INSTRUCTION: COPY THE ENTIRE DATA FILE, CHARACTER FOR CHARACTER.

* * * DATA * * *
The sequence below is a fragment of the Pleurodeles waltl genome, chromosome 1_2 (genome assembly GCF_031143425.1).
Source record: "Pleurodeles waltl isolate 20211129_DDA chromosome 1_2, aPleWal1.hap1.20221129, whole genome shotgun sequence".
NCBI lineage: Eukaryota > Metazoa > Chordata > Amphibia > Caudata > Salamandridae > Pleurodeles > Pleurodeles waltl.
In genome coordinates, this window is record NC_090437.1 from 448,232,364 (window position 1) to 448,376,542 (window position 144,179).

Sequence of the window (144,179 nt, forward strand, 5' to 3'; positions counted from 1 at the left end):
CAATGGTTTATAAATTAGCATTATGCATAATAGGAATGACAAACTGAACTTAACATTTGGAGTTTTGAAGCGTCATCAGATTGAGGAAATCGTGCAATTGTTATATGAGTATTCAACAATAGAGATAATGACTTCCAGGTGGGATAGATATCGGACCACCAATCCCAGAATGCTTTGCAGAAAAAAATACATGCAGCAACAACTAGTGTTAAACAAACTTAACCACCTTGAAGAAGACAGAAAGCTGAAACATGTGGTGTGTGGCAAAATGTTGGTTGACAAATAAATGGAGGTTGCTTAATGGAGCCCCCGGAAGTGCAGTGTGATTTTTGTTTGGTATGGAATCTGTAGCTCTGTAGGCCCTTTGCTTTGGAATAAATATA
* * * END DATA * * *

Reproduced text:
The sequence below is a fragment of the Pleurodeles waltl genome, chromosome 1_2 (genome assembly GCF_031143425.1).
Source record: "Pleurodeles waltl isolate 20211129_DDA chromosome 1_2, aPleWal1.hap1.20221129, whole genome shotgun sequence".
NCBI lineage: Eukaryota > Metazoa > Chordata > Amphibia > Caudata > Salamandridae > Pleurodeles > Pleurodeles waltl.
In genome coordinates, this window is record NC_090437.1 from 448,232,364 (window position 1) to 448,376,542 (window position 144,179).

Sequence of the window (144,179 nt, forward strand, 5' to 3'; positions counted from 1 at the left end):
CAATGGTTTATAAATTAGCATTATGCATAATAGGAATGACAAACTGAACTTAACATTTGGAGTTTTGAAGCGTCATCAGATTGAGGAAATCGTGCAATTGTTATATGAGTATTCAACAATAGAGATAATGACTTCCAGGTGGGATAGATATCGGACCACCAATCCCAGAATGCTTTGCAGAAAAAAATACATGCAGCAACAACTAGTGTTAAACAAACTTAACCACCTTGAAGAAGACAGAAAGCTGAAACATGTGGTGTGTGGCAAAATGTTGGTTGACAAATAAATGGAGGTTGCTTAATGGAGCCCCCGGAAGTGCAGTGTGATTTTTGTTTGGTATGGAATCTGTAGCTCTGTAGGCCCTTTGCTTTGGAATAAATATA